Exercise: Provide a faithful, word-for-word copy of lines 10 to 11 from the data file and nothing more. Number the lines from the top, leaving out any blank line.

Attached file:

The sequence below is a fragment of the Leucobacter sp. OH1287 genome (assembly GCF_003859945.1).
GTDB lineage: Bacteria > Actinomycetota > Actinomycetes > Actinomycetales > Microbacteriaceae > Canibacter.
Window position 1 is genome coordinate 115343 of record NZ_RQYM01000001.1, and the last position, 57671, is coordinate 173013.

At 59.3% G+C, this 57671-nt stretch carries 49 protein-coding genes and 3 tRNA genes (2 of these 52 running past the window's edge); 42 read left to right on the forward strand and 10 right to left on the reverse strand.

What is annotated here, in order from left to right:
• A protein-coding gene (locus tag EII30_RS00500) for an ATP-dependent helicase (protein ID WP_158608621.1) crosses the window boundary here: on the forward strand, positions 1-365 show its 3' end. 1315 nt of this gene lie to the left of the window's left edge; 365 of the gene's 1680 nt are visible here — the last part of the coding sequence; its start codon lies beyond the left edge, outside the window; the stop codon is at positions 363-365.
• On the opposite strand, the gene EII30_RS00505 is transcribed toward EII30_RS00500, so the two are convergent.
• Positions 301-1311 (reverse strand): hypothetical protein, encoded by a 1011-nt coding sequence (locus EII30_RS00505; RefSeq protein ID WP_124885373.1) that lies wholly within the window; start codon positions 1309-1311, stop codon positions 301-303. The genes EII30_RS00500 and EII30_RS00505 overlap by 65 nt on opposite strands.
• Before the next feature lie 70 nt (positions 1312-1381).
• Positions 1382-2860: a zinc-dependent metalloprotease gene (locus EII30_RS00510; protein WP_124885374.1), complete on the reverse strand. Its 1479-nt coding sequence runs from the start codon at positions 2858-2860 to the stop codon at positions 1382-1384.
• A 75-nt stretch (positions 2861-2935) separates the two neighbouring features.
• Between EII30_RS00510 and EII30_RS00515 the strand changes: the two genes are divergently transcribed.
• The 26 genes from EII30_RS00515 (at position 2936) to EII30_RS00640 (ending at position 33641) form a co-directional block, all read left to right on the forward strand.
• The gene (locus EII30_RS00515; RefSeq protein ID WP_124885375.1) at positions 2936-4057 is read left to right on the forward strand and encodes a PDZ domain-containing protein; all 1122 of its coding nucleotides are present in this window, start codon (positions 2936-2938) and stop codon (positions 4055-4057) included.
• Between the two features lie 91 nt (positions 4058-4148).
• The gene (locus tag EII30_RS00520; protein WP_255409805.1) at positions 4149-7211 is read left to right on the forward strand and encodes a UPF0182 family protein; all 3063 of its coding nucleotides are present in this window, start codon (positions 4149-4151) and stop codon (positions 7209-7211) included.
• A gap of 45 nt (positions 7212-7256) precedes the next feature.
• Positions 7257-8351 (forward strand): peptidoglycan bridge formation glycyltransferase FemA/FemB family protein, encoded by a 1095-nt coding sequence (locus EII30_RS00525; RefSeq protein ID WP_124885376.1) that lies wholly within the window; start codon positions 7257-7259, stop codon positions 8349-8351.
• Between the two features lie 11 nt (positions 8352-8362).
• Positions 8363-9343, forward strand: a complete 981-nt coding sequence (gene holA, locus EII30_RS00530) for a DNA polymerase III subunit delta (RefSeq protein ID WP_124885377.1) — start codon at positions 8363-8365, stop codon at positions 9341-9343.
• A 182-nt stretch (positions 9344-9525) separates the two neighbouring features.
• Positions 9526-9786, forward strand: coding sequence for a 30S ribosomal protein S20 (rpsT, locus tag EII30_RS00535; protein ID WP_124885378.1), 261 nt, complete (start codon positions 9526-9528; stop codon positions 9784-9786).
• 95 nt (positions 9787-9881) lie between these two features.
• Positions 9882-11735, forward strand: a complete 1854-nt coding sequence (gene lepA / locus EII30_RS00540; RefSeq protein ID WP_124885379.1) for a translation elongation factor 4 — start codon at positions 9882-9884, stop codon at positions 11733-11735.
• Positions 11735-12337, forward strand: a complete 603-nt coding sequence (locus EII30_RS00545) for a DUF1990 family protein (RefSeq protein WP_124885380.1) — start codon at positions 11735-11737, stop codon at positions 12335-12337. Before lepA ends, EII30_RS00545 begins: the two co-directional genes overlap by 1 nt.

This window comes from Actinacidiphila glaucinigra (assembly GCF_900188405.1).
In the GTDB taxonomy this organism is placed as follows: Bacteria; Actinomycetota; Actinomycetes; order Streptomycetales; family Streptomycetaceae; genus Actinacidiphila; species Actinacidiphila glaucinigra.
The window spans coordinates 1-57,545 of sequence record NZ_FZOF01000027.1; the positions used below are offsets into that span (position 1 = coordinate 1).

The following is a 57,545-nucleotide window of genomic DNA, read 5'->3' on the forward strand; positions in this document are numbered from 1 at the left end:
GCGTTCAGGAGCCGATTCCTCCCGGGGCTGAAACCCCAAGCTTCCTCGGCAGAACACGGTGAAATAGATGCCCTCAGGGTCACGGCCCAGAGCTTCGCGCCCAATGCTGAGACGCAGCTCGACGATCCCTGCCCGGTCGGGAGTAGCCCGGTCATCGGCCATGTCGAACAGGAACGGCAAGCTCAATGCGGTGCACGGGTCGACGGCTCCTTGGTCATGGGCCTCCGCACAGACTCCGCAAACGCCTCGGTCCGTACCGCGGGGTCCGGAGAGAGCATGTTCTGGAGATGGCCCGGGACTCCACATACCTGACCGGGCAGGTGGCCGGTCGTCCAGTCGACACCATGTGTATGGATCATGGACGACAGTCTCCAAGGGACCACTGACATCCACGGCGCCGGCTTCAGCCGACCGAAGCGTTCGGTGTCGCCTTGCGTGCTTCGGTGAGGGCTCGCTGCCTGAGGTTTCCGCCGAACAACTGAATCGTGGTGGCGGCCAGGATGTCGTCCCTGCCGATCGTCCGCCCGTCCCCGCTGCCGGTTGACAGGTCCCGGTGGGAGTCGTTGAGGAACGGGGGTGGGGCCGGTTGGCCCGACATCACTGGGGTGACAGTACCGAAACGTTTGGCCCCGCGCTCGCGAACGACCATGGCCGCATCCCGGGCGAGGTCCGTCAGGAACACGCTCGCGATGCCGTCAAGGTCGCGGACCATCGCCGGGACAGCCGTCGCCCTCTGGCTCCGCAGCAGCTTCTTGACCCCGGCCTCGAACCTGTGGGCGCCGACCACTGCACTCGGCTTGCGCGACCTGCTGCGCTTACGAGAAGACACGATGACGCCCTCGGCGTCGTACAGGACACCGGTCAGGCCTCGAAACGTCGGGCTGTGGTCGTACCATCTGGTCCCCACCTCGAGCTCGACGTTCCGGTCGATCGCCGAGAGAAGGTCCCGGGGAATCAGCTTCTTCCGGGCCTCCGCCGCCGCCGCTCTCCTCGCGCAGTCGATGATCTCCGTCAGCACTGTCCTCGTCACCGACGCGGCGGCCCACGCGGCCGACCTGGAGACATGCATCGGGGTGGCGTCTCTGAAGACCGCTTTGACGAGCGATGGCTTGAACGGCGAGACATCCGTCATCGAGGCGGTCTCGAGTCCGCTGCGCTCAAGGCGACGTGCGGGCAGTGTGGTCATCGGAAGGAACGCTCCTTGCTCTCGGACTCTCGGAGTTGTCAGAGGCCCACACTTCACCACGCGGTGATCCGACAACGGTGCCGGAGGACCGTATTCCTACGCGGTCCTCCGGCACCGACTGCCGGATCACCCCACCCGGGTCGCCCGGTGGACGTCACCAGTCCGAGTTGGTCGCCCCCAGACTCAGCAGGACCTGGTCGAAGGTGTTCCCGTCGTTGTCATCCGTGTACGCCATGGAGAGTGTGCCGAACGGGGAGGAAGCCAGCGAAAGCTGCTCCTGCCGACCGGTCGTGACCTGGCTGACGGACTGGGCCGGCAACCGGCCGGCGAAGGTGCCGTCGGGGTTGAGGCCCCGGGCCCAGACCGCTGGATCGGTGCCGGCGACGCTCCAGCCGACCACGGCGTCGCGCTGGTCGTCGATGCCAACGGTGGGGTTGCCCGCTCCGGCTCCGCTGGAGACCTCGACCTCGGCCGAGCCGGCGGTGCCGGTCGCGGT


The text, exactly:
• Positions 1382-2860: a zinc-dependent metalloprotease gene (locus EII30_RS00510; protein WP_124885374.1), complete on the reverse strand. Its 1479-nt coding sequence runs from the start codon at positions 2858-2860 to the stop codon at positions 1382-1384.
• A 75-nt stretch (positions 2861-2935) separates the two neighbouring features.